Resiliency Tips to Help You Make it Through the Term

College of Medicine student Megan Bradley, a trained resiliency coach, offered tips for bouncing back and through hurdles in academia.
Megan Bradley on a blue background

Megan Bradley

Megan Bradley, a student at Drexel University College of Medicine at West Reading and resiliency coach, has studied the art of bouncing back and staying strong. In the last couple of years, that’s proved to be a valuable skill. From getting through the ongoing coronavirus pandemic to making it through medical school, Bradley has put her abilities to work on both herself and her fellow students.

In the middle of the pandemic, she entered the coaching program at the University of Pennsylvania, where she was working at the time, through a program that utilized psychological first aid and interacted with physicians and other healthcare workers on the front lines of the pandemic. Burnout amongst physicians and people in general has been a rising topic of concern over the last few years as the lines between home and work blurred and life became more fraught.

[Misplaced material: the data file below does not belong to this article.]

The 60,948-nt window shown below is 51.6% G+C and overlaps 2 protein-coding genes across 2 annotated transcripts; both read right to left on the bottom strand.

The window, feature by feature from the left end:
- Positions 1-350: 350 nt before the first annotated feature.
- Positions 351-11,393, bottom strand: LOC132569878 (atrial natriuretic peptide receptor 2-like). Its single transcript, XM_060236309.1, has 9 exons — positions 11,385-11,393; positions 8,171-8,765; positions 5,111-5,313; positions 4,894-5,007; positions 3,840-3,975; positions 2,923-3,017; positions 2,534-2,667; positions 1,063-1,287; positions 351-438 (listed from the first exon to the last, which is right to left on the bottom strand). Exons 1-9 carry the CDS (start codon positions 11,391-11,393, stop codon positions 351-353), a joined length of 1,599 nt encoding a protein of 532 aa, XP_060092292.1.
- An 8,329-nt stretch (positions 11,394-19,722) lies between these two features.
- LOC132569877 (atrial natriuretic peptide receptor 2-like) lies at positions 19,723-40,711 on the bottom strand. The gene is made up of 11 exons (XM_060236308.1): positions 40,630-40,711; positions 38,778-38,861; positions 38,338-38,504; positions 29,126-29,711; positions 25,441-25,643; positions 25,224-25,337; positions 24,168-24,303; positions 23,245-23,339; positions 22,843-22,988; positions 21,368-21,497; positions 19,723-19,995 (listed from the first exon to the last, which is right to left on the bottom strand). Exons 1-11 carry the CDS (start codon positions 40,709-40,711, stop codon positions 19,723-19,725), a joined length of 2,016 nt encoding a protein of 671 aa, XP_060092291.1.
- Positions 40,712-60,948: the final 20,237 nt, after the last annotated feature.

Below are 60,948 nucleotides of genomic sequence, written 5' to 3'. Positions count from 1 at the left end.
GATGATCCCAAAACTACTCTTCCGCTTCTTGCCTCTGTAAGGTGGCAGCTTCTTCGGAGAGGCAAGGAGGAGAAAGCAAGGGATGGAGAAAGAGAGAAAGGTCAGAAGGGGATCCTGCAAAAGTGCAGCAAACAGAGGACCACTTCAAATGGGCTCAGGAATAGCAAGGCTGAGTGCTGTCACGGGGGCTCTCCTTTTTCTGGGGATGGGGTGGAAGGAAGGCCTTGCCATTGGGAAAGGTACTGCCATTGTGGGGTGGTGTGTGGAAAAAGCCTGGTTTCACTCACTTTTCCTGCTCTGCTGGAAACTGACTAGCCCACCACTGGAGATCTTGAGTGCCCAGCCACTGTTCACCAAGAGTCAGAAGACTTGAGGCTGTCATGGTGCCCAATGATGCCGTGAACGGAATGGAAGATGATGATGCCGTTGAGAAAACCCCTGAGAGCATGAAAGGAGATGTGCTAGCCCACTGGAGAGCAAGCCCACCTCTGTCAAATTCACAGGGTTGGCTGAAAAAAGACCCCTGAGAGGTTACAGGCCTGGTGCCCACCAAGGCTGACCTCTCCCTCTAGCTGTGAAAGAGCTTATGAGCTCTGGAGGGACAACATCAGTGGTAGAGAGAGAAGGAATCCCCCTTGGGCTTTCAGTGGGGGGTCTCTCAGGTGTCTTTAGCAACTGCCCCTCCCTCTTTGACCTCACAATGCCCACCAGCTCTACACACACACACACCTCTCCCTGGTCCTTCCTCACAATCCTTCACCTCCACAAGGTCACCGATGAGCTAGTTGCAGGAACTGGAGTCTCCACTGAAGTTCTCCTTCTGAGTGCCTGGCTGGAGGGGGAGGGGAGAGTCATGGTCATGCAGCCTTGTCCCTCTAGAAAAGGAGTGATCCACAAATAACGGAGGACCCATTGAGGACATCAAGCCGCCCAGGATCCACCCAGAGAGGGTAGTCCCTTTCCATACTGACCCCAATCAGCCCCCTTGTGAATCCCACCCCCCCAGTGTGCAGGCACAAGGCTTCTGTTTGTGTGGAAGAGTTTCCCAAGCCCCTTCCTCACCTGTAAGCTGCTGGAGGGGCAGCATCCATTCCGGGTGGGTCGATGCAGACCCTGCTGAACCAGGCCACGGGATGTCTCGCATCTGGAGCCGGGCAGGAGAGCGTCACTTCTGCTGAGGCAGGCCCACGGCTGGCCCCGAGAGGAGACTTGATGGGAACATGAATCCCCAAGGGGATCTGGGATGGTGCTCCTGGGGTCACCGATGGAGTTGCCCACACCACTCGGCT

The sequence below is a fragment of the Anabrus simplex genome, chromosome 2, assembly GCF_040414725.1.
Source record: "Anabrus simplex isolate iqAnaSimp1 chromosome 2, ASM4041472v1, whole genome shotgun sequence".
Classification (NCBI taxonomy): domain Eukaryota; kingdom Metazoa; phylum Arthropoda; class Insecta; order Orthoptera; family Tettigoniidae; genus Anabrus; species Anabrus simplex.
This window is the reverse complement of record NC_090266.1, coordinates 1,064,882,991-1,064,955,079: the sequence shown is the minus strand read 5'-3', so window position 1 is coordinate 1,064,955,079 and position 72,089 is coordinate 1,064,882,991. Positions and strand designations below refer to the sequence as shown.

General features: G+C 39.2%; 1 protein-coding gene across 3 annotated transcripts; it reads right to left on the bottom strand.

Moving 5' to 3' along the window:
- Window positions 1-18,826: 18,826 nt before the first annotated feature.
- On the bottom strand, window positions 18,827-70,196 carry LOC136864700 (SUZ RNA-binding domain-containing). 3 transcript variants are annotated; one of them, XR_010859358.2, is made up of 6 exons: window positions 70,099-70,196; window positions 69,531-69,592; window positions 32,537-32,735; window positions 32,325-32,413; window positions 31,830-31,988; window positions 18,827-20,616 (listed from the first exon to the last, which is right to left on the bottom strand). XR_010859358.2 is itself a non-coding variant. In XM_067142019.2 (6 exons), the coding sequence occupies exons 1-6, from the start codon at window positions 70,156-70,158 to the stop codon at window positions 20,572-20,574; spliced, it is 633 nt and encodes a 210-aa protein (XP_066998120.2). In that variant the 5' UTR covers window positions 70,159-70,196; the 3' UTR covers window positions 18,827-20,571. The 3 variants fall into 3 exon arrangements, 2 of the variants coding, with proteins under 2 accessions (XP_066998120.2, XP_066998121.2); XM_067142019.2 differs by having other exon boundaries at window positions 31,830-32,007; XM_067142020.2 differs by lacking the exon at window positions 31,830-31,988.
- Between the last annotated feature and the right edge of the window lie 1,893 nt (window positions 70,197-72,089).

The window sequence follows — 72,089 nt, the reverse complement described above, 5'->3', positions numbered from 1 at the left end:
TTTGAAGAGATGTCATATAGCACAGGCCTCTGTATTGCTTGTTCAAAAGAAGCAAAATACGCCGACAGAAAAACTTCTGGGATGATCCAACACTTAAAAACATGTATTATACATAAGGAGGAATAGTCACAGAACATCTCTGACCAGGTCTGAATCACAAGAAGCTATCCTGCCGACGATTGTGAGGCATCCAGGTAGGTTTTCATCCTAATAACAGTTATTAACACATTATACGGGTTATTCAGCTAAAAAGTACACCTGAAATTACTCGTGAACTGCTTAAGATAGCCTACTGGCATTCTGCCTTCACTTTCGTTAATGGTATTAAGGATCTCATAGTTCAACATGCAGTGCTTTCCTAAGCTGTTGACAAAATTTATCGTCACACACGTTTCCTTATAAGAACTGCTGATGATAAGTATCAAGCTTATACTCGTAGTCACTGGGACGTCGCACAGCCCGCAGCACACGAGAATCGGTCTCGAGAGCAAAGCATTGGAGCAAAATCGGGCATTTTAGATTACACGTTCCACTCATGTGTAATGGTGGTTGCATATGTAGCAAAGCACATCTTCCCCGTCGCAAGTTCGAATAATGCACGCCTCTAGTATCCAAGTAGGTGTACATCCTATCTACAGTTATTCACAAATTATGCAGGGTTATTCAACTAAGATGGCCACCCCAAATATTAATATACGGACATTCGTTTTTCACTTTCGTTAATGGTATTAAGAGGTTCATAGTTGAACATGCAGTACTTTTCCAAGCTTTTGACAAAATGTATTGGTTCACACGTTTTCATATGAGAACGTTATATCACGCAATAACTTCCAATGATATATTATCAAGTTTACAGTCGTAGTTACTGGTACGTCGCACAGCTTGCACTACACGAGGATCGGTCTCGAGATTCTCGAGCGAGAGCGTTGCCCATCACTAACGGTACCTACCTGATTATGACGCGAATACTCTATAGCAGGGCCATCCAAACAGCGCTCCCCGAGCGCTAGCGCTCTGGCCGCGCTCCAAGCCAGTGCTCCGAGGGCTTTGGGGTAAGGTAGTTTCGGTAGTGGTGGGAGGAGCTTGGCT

“I started working as a resiliency coach to help out my peers at the time, because it was a program to meet people where they were at, listen to what they were going through and validate what they were feeling,” Bradley said. “It was good to allow them space outside of work and outside of their immediate family where they could talk. I tried my best to find an action plan or resources for them. Everyone’s feelings are valid, and you have every right to be stressed, but how can we turn the stress into something that’s beneficial for you? How can we make a game plan moving forward so you don’t find yourself in this position again?"